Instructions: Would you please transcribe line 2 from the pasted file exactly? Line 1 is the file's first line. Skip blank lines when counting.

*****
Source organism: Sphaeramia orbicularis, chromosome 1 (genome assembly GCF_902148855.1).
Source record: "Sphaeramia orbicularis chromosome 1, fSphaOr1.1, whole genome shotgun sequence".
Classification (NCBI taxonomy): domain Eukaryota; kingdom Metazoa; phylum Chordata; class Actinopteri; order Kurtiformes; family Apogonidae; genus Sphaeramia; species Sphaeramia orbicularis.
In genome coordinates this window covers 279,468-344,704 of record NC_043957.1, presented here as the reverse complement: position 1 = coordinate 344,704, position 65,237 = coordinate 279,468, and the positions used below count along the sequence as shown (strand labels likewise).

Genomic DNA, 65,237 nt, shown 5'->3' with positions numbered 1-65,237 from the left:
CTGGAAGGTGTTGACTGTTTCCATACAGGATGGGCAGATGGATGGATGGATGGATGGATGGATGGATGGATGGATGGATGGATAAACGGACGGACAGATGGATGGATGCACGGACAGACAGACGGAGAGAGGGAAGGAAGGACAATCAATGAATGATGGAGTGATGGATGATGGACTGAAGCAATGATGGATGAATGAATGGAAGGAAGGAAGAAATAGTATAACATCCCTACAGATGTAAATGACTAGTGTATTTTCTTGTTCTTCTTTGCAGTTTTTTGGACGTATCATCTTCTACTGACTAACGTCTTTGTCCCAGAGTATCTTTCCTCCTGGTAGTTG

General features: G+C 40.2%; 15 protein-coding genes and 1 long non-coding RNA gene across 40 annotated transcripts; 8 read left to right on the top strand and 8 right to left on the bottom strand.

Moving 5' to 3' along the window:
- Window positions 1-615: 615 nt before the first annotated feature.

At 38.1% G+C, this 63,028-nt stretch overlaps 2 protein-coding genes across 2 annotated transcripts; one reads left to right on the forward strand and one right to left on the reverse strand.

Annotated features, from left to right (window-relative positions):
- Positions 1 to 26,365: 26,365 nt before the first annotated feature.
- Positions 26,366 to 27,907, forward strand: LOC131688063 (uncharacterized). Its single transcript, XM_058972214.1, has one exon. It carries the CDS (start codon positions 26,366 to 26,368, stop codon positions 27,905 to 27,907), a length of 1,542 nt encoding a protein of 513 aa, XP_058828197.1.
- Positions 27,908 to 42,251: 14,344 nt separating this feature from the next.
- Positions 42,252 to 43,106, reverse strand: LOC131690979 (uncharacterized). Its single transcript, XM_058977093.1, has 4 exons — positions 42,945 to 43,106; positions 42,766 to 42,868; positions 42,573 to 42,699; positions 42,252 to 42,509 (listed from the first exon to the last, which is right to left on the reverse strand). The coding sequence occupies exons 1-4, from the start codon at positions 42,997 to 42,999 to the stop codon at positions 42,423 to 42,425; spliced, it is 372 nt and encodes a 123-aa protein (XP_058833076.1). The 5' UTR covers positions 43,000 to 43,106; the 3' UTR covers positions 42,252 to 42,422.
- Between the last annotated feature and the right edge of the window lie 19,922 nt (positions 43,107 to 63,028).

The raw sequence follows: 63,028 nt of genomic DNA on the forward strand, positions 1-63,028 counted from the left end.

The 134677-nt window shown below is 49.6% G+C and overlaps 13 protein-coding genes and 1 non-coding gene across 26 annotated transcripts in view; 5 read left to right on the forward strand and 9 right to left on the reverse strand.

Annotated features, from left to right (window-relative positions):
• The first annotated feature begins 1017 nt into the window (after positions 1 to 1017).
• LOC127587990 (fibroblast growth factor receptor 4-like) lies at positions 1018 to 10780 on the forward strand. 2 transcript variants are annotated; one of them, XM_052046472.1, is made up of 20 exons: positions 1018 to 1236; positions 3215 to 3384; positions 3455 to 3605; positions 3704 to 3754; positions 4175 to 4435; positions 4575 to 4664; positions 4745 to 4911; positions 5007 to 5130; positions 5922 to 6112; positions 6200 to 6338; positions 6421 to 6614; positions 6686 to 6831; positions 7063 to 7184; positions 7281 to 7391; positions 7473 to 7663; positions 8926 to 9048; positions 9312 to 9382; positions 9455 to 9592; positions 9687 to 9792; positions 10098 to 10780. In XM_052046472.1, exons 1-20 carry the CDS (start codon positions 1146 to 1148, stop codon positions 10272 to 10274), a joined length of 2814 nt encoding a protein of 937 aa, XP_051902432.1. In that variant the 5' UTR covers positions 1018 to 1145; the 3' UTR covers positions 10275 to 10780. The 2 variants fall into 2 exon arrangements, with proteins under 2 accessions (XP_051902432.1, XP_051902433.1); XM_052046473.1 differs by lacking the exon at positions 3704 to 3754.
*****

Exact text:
Source record: "Sphaeramia orbicularis chromosome 1, fSphaOr1.1, whole genome shotgun sequence".